Helen Hudson (Weaver) senses this distinction amidst a battle with personal demons. After suffering a mental breakdown following a near-fatal confrontation with one of her subjects a year prior, the agoraphobic psychologist observes these new and frightening consequences from what she feels is a safe distance. But others see her as a nuisance and a loon, emphasized in the early scenes when she places a phone call to police to ask key questions about their impending investigation. Inspector Monahan (Hunter) would normally follow suit, except that she is alarmed by the impeccable detail – and distinct forecasting – she offers on the matter. How is she able to know, instinctively, that the killer’s latest victim was found in a bathtub, or that she was strangled with a stocking when that piece of information was conveniently left out of all press interviews? Is there a leak in the department, or is she simply wise beyond her rattled nerves? Soon Monahan’s gruff and confident demeanor is slackened by the intricacy in Helen’s predictions, and the two begin to assemble the pieces in a mystery that would hardly seem solvable without Helen’s analysis or the inspector’s ability to react.
Budding working relationships became the anchor for many a serial killer study in the 90s, and the energy offered by the two leads in “Copycat” makes what might otherwise have seemed like a routine jaunt into an effective package with genuine psychological stakes. The villain in question is not without some mystique as a person – the movie shows him only when necessary, and long enough to emphasize the conventional framework of a stagnant social existence – but his methods provide their own puzzles; he is not so interested in creating a distinctive style as he is mimicking the great teachers of the past, including Berkowitz, Dahmer and the Boston Strangler. Helen knows there must be a trajectory at which he operates, of course, but the hunt seems, as it must, randomized. Why would he imitate the crime scenes of the Boston Strangler, then switch to the Hillside Stranglers (even down to the injection of ammonia into the victim’s bloodstream) and then automatically move over to the method of the Son of Sam? The screenplay by Ann Biderman and David Madsen does a respectable job at cloaking key details while assembling the findings into something plausible, and there is never a sense that any of Helen’s hunches come from a lack of sanity or far-fetched assumptions; this culture is part of her identity. “I am their pin-up girl,” she muses half-sarcastically. And so the latest madman in the metropolitan jungle goes hunted by a woman that knows the criminal mind better than it seems to know itself.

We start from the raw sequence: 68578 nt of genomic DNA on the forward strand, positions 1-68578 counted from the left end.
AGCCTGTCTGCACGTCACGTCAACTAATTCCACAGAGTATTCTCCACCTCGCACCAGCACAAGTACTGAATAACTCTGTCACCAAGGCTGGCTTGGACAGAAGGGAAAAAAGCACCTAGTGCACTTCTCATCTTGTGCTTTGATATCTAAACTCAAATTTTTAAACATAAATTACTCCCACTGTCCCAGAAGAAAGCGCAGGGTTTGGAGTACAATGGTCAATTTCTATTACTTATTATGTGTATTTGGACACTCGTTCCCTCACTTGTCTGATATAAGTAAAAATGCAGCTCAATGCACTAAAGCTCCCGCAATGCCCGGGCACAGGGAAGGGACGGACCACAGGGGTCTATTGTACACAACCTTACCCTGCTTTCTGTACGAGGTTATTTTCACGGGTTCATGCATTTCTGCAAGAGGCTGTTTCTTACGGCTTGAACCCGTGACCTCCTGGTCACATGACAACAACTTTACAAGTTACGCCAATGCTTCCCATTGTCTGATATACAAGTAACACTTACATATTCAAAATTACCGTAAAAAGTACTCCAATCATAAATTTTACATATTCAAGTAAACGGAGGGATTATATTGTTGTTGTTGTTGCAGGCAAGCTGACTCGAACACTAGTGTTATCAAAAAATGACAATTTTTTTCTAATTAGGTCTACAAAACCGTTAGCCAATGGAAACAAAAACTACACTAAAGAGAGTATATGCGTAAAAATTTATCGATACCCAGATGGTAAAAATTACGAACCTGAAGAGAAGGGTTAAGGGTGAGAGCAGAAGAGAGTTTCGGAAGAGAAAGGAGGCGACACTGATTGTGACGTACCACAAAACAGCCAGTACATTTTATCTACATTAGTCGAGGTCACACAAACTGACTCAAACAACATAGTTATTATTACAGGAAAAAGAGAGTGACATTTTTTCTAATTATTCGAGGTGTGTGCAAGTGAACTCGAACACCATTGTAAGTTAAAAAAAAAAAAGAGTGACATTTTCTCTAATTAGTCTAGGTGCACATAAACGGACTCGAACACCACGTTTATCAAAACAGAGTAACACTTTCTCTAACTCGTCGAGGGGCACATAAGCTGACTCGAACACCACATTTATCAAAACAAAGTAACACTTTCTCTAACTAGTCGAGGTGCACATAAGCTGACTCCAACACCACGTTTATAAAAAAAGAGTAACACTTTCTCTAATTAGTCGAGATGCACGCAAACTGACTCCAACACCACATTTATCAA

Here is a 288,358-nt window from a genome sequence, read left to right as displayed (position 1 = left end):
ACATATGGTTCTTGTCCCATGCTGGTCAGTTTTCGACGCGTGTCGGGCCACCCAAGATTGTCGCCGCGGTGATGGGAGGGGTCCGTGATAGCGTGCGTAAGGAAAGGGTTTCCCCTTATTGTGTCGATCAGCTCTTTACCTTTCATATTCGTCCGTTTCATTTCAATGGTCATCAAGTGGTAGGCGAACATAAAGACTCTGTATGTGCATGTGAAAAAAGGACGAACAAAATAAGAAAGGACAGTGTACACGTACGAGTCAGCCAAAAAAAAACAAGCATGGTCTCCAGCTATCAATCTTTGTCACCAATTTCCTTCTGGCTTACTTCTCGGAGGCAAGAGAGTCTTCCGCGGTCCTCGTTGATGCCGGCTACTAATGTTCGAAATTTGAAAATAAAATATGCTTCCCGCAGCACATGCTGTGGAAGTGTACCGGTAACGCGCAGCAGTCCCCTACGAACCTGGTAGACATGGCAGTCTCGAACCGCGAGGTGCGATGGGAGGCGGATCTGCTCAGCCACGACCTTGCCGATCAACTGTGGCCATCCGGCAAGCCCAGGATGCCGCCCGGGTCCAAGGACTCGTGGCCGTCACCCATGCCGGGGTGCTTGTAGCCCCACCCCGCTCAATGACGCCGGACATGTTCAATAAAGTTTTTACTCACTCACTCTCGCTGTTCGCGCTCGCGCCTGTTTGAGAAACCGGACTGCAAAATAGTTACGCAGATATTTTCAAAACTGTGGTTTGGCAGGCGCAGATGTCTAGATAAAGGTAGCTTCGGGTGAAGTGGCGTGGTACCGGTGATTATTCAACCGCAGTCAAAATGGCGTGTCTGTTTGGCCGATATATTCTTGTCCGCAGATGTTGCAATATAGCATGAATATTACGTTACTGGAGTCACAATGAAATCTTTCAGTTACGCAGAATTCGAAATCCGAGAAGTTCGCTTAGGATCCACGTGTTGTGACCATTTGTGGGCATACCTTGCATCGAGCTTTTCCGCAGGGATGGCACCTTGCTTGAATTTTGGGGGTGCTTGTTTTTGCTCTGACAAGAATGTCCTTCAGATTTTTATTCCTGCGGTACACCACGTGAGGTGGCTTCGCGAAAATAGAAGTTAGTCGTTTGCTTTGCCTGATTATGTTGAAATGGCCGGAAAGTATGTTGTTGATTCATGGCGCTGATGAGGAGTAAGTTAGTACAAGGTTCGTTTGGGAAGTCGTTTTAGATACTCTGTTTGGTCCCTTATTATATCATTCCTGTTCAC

The movie creates an atmosphere that is tense and rousing without descending into caustic nihilism. Lives are shown in a routine of sympathetic limitations, and personal relationships occasionally surface in the backdrop of deadpan police procedure. One of the primary conduits for that prospect is Reuben (Dermot Mulroney), Monahan’s partner, who is seen intercutting his intrusive inquiries with underlying flirtation (the film touches briefly on the mutual attraction between he and Helen without making it an overwhelming distraction). A live-in caretaker offers some level of companionship but nothing of carnal interest, which only aggravates her lustful engagement. Is the movie holding itself back unfairly that way? I don’t think so. In the fog of a great mystery are the professional restraints that keep these characters from having personal lives, and “Copycat,” more than most movies about homicidal maniacs, shows the observers in a vicious cycle of taxing intrigue, personal awareness and distance from ordinary human interaction. They must be machines to best their case study.